There is an ominous resemblance between Egypt’s General Abdul Fatah Al-Sisi and the late Chilean dictator General Augusto Pinochet. A resemblance that goes far beyond the upright, defiant and dark-glassed physical appearance. Perhaps a psychologist could explain the dictators’ penchant for using dark glasses even in the evening, as if there is something they don’t want the world to see, the inner thoughts of ruthless people.
It can be argued that those military who stage coup d’etat only come into power because the people of their countries asked them to do so. What is not usually said, however, is that their coup is usually carefully orchestrated: from the lack of basic necessities for the majority of the population and widespread insecurity in the streets to complete demonization of the elected presidents in the media. In the meantime, regardless of how much time has passed since the coup in Egypt, the United States still refuses to call it a coup (if it walks like a duck, and quacks like a duck, then it is….).
So far, Al-Sisi’s initial moves are suspect and make it seem that he is equally ruthless as General Pinochet. There is something untimely, not to say irresponsible, about calling the Egyptian people who supported the coup into Tahrir Square at the same time that Morsi’s supporters were also demonstrating for their fallen leader. This assured that many more people would be killed, as so far has been proven, in addition to the 180 who were already killed since 30 June, when mass demonstrations were calling for the overthrow of President Mohamed Morsi.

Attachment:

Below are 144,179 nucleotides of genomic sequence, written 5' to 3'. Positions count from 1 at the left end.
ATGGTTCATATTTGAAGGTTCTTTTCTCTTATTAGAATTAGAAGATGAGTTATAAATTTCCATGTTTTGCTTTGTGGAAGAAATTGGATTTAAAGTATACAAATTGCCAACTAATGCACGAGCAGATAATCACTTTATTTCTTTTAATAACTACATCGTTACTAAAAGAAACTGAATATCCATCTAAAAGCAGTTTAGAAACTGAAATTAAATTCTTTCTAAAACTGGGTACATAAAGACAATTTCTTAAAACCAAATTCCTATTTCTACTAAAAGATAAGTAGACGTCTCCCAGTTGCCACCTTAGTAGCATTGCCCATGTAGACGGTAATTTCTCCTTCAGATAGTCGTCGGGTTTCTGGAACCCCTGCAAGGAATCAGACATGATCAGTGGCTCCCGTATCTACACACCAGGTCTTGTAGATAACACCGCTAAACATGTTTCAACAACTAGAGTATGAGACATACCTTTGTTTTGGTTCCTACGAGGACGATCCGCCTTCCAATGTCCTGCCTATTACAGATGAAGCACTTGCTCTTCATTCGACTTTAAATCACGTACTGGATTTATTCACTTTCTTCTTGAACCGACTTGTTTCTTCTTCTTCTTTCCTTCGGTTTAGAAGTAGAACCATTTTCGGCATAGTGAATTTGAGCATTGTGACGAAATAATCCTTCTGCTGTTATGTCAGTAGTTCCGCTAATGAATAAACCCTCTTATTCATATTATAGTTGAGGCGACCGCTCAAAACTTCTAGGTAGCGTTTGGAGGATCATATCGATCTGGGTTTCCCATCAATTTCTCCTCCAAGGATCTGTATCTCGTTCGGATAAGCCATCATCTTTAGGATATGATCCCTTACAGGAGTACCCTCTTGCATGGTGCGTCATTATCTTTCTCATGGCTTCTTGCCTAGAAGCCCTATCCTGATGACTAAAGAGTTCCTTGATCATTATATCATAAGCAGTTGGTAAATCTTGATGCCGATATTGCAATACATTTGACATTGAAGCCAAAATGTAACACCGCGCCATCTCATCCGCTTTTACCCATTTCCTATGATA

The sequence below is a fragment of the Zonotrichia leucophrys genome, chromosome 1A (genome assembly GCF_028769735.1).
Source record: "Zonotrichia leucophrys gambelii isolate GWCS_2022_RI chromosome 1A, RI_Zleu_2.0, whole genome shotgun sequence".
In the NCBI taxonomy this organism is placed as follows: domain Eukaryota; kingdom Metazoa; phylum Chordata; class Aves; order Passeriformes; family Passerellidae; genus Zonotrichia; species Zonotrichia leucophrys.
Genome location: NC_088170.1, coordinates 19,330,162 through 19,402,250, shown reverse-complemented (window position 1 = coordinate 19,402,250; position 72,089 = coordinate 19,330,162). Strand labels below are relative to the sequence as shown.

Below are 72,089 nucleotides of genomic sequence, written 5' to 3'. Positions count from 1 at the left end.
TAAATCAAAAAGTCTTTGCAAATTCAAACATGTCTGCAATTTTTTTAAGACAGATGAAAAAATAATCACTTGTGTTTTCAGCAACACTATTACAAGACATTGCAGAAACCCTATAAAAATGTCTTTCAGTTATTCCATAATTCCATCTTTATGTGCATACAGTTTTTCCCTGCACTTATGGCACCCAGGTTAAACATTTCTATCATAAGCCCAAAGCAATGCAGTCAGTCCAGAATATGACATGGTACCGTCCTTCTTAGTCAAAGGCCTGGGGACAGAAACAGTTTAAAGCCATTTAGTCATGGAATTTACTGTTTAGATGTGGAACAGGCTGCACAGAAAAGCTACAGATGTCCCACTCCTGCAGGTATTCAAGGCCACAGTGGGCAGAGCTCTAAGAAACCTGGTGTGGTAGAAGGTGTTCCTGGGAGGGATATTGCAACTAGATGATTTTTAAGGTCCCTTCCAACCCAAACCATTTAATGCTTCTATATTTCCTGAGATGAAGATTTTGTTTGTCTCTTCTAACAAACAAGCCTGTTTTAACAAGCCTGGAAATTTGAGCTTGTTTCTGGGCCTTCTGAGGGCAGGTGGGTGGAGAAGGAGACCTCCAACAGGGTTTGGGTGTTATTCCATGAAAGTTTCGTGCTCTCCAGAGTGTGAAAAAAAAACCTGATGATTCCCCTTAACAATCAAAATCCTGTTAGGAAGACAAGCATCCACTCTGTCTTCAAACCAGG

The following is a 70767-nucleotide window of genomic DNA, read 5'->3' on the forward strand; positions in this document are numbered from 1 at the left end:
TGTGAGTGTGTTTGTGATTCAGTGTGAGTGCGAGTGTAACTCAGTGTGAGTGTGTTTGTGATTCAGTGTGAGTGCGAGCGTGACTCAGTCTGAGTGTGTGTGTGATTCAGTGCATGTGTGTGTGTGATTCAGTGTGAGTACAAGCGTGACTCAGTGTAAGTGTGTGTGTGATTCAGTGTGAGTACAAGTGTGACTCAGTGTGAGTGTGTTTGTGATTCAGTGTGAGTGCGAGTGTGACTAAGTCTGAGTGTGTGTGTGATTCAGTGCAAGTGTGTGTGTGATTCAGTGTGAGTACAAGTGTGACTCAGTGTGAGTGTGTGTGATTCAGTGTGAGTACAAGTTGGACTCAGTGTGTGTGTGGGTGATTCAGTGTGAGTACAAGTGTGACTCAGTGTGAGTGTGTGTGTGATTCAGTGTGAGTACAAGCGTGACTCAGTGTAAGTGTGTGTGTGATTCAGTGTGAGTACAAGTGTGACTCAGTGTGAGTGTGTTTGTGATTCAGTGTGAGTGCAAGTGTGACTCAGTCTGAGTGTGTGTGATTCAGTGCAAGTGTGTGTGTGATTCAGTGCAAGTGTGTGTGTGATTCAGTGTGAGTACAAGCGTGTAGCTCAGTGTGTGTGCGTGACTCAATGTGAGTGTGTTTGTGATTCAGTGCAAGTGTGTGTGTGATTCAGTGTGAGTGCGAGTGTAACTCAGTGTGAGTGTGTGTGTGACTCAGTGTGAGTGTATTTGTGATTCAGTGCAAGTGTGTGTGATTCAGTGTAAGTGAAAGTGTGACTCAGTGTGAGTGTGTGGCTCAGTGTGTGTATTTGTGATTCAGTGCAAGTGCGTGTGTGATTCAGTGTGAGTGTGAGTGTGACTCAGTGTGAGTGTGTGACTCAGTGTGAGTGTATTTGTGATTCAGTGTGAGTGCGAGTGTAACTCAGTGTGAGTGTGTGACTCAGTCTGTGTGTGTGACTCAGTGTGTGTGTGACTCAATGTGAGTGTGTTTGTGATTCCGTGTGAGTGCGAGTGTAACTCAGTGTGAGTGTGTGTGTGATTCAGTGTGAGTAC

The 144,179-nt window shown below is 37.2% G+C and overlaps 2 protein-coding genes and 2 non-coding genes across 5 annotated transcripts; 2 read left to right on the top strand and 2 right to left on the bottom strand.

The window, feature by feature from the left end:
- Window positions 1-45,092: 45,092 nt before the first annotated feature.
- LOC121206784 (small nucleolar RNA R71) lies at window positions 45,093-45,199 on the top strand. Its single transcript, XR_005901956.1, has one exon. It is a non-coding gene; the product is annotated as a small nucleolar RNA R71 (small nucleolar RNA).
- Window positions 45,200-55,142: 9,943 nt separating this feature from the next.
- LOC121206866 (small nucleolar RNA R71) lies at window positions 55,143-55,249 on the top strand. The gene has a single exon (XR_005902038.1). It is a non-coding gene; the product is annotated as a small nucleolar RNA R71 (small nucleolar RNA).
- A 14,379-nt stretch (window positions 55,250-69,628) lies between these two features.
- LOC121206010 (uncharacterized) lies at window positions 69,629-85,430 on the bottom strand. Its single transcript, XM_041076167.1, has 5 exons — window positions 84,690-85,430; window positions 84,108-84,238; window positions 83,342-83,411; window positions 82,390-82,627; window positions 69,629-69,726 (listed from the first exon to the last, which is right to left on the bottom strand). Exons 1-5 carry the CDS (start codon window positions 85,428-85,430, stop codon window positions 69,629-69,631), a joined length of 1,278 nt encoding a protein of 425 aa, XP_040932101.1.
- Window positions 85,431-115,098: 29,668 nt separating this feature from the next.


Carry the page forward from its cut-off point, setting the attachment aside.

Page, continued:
Al-Sisi claimed that the nationwide rally supporting the overthrow of a democratically elected president –even if ineffectual- will give him the mandate to fight “violence and terrorism.” Instead, as a result of Al-Sisi’s directed repression the number of people killed can still reach or surpass those killed in Chile during Pinochet’s despotic rule, more than 3,000.
“Security forces have repeatedly failed to protect protesters, bystanders and residents from attacks by armed assailants. They have also failed to intervene effectively to end violent clashes between rival groups,” stated Hassiba Hadj Sahraoui, Amnesty International’s Deputy Director of the Middle East and North Africa Programme.
Many among those now supporting the army seemed to have forgotten the past crimes the military committed, and are inclined to believe in the generals’ good will and support for the country’s democratic institutions. They may yet be disappointed. “Given the security forces routine use of excessive force, such a move is likely to lead to yet more unlawful killings, injuries, and other human rights violations,” had presciently warned Hassiba Hadj Sahraoui before the July 26 events took place.
Events have proved him right. As of this writing, scores of civilians have been killed and injured, and there are claims on the use of torture by the security forces. The army’s brutal repression crushes any possibility of a deal between the government and the Muslim Brotherhood. Will there to be an end to Egypt’s present nightmare? It certainly will be, but not through the use of force and as long as the military are the ones really in power.